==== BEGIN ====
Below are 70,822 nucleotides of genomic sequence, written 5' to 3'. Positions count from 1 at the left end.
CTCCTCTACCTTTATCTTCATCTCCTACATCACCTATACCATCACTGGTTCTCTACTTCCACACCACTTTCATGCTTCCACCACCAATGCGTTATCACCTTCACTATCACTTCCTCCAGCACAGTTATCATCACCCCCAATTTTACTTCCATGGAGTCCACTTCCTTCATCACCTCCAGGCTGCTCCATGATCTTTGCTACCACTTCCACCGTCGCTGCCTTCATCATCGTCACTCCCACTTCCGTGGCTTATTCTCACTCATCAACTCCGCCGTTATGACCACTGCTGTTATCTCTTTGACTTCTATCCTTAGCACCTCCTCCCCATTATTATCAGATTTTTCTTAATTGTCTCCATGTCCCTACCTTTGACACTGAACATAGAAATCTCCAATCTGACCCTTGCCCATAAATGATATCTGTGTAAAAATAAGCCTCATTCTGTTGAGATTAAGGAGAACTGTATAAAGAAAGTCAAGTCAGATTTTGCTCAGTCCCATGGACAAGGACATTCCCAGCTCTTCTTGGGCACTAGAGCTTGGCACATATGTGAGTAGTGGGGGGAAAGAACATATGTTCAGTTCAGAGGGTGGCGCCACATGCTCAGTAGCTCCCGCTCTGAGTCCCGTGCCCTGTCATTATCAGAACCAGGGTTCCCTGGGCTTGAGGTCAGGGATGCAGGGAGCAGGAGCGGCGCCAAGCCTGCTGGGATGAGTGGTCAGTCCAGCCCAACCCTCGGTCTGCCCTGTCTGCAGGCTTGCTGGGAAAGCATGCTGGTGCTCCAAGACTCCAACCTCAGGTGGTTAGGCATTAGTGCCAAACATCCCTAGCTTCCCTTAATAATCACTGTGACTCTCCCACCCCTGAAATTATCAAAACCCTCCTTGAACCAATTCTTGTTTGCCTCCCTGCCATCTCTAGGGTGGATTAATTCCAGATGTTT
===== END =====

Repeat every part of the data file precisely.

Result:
Below are 70,822 nucleotides of genomic sequence, written 5' to 3'. Positions count from 1 at the left end.
CTCCTCTACCTTTATCTTCATCTCCTACATCACCTATACCATCACTGGTTCTCTACTTCCACACCACTTTCATGCTTCCACCACCAATGCGTTATCACCTTCACTATCACTTCCTCCAGCACAGTTATCATCACCCCCAATTTTACTTCCATGGAGTCCACTTCCTTCATCACCTCCAGGCTGCTCCATGATCTTTGCTACCACTTCCACCGTCGCTGCCTTCATCATCGTCACTCCCACTTCCGTGGCTTATTCTCACTCATCAACTCCGCCGTTATGACCACTGCTGTTATCTCTTTGACTTCTATCCTTAGCACCTCCTCCCCATTATTATCAGATTTTTCTTAATTGTCTCCATGTCCCTACCTTTGACACTGAACATAGAAATCTCCAATCTGACCCTTGCCCATAAATGATATCTGTGTAAAAATAAGCCTCATTCTGTTGAGATTAAGGAGAACTGTATAAAGAAAGTCAAGTCAGATTTTGCTCAGTCCCATGGACAAGGACATTCCCAGCTCTTCTTGGGCACTAGAGCTTGGCACATATGTGAGTAGTGGGGGGAAAGAACATATGTTCAGTTCAGAGGGTGGCGCCACATGCTCAGTAGCTCCCGCTCTGAGTCCCGTGCCCTGTCATTATCAGAACCAGGGTTCCCTGGGCTTGAGGTCAGGGATGCAGGGAGCAGGAGCGGCGCCAAGCCTGCTGGGATGAGTGGTCAGTCCAGCCCAACCCTCGGTCTGCCCTGTCTGCAGGCTTGCTGGGAAAGCATGCTGGTGCTCCAAGACTCCAACCTCAGGTGGTTAGGCATTAGTGCCAAACATCCCTAGCTTCCCTTAATAATCACTGTGACTCTCCCACCCCTGAAATTATCAAAACCCTCCTTGAACCAATTCTTGTTTGCCTCCCTGCCATCTCTAGGGTGGATTAATTCCAGATGTTT